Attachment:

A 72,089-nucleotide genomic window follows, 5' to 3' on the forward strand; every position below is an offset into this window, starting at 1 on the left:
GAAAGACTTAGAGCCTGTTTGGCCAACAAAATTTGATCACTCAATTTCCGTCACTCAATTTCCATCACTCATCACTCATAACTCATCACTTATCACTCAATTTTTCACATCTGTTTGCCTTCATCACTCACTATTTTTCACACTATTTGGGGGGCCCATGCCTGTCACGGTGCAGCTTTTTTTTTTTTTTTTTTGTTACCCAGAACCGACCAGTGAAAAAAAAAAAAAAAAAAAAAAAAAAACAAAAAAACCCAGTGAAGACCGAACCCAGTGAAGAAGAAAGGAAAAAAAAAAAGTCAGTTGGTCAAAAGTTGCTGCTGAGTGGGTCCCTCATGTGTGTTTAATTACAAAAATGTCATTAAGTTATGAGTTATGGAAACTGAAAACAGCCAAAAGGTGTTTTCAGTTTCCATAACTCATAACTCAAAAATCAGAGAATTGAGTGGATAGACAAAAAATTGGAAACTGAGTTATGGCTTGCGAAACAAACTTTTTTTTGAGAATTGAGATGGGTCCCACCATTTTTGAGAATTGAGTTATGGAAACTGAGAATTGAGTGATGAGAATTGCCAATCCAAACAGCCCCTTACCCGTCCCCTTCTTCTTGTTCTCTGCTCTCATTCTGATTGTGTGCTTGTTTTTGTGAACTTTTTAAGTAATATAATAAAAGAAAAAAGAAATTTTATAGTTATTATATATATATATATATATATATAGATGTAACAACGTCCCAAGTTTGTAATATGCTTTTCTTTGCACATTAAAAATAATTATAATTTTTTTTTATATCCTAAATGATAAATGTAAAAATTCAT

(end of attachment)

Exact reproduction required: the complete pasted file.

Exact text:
A 72,089-nucleotide genomic window follows, 5' to 3' on the forward strand; every position below is an offset into this window, starting at 1 on the left:
GAAAGACTTAGAGCCTGTTTGGCCAACAAAATTTGATCACTCAATTTCCGTCACTCAATTTCCATCACTCATCACTCATAACTCATCACTTATCACTCAATTTTTCACATCTGTTTGCCTTCATCACTCACTATTTTTCACACTATTTGGGGGGCCCATGCCTGTCACGGTGCAGCTTTTTTTTTTTTTTTTTTGTTACCCAGAACCGACCAGTGAAAAAAAAAAAAAAAAAAAAAAAAAAACAAAAAAACCCAGTGAAGACCGAACCCAGTGAAGAAGAAAGGAAAAAAAAAAAGTCAGTTGGTCAAAAGTTGCTGCTGAGTGGGTCCCTCATGTGTGTTTAATTACAAAAATGTCATTAAGTTATGAGTTATGGAAACTGAAAACAGCCAAAAGGTGTTTTCAGTTTCCATAACTCATAACTCAAAAATCAGAGAATTGAGTGGATAGACAAAAAATTGGAAACTGAGTTATGGCTTGCGAAACAAACTTTTTTTTGAGAATTGAGATGGGTCCCACCATTTTTGAGAATTGAGTTATGGAAACTGAGAATTGAGTGATGAGAATTGCCAATCCAAACAGCCCCTTACCCGTCCCCTTCTTCTTGTTCTCTGCTCTCATTCTGATTGTGTGCTTGTTTTTGTGAACTTTTTAAGTAATATAATAAAAGAAAAAAGAAATTTTATAGTTATTATATATATATATATATATATATAGATGTAACAACGTCCCAAGTTTGTAATATGCTTTTCTTTGCACATTAAAAATAATTATAATTTTTTTTTATATCCTAAATGATAAATGTAAAAATTCAT